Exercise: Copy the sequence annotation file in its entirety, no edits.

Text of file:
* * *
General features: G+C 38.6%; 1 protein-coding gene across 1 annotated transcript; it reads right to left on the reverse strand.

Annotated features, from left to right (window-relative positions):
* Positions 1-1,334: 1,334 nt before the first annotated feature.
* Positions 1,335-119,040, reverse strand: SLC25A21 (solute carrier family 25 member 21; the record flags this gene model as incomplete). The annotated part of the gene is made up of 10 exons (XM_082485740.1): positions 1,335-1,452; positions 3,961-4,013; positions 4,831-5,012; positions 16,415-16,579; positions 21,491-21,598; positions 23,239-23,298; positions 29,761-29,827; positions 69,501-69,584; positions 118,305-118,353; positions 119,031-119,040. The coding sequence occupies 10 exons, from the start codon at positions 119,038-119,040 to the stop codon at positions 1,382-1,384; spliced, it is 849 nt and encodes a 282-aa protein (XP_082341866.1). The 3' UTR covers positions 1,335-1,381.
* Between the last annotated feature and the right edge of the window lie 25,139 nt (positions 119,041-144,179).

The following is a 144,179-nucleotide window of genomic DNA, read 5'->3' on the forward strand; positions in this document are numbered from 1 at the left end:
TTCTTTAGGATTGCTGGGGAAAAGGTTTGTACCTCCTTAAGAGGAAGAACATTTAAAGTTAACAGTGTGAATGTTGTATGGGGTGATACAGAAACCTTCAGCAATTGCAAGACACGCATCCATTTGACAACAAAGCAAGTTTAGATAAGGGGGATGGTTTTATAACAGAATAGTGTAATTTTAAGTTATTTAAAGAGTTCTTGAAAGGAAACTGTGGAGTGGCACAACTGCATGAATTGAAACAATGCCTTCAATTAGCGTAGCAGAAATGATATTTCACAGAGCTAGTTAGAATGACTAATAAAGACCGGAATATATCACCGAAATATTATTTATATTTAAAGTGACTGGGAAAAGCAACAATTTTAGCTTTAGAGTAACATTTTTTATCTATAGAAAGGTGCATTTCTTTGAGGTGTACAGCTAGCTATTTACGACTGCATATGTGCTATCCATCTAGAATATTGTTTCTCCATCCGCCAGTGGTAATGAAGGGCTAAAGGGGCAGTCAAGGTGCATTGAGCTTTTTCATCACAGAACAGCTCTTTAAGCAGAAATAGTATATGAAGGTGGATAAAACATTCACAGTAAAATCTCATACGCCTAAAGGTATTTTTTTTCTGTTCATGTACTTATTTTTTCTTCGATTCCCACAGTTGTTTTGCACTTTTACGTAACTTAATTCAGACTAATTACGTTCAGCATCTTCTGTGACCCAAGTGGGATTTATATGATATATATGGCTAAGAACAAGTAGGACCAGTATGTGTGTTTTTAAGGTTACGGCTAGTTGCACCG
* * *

General features: G+C 38.6%; 1 protein-coding gene across 1 annotated transcript; it reads right to left on the reverse strand.

Annotated features, from left to right (window-relative positions):
* Positions 1-1,334: 1,334 nt before the first annotated feature.
* Positions 1,335-119,040, reverse strand: SLC25A21 (solute carrier family 25 member 21; the record flags this gene model as incomplete). The annotated part of the gene is made up of 10 exons (XM_082485740.1): positions 1,335-1,452; positions 3,961-4,013; positions 4,831-5,012; positions 16,415-16,579; positions 21,491-21,598; positions 23,239-23,298; positions 29,761-29,827; positions 69,501-69,584; positions 118,305-118,353; positions 119,031-119,040. The coding sequence occupies 10 exons, from the start codon at positions 119,038-119,040 to the stop codon at positions 1,382-1,384; spliced, it is 849 nt and encodes a 282-aa protein (XP_082341866.1). The 3' UTR covers positions 1,335-1,381.
* Between the last annotated feature and the right edge of the window lie 25,139 nt (positions 119,041-144,179).

The following is a 144,179-nucleotide window of genomic DNA, read 5'->3' on the forward strand; positions in this document are numbered from 1 at the left end:
TTCTTTAGGATTGCTGGGGAAAAGGTTTGTACCTCCTTAAGAGGAAGAACATTTAAAGTTAACAGTGTGAATGTTGTATGGGGTGATACAGAAACCTTCAGCAATTGCAAGACACGCATCCATTTGACAACAAAGCAAGTTTAGATAAGGGGGATGGTTTTATAACAGAATAGTGTAATTTTAAGTTATTTAAAGAGTTCTTGAAAGGAAACTGTGGAGTGGCACAACTGCATGAATTGAAACAATGCCTTCAATTAGCGTAGCAGAAATGATATTTCACAGAGCTAGTTAGAATGACTAATAAAGACCGGAATATATCACCGAAATATTATTTATATTTAAAGTGACTGGGAAAAGCAACAATTTTAGCTTTAGAGTAACATTTTTTATCTATAGAAAGGTGCATTTCTTTGAGGTGTACAGCTAGCTATTTACGACTGCATATGTGCTATCCATCTAGAATATTGTTTCTCCATCCGCCAGTGGTAATGAAGGGCTAAAGGGGCAGTCAAGGTGCATTGAGCTTTTTCATCACAGAACAGCTCTTTAAGCAGAAATAGTATATGAAGGTGGATAAAACATTCACAGTAAAATCTCATACGCCTAAAGGTATTTTTTTTCTGTTCATGTACTTATTTTTTCTTCGATTCCCACAGTTGTTTTGCACTTTTACGTAACTTAATTCAGACTAATTACGTTCAGCATCTTCTGTGACCCAAGTGGGATTTATATGATATATATGGCTAAGAACAAGTAGGACCAGTATGTGTGTTTTTAAGGTTACGGCTAGTTGCACCG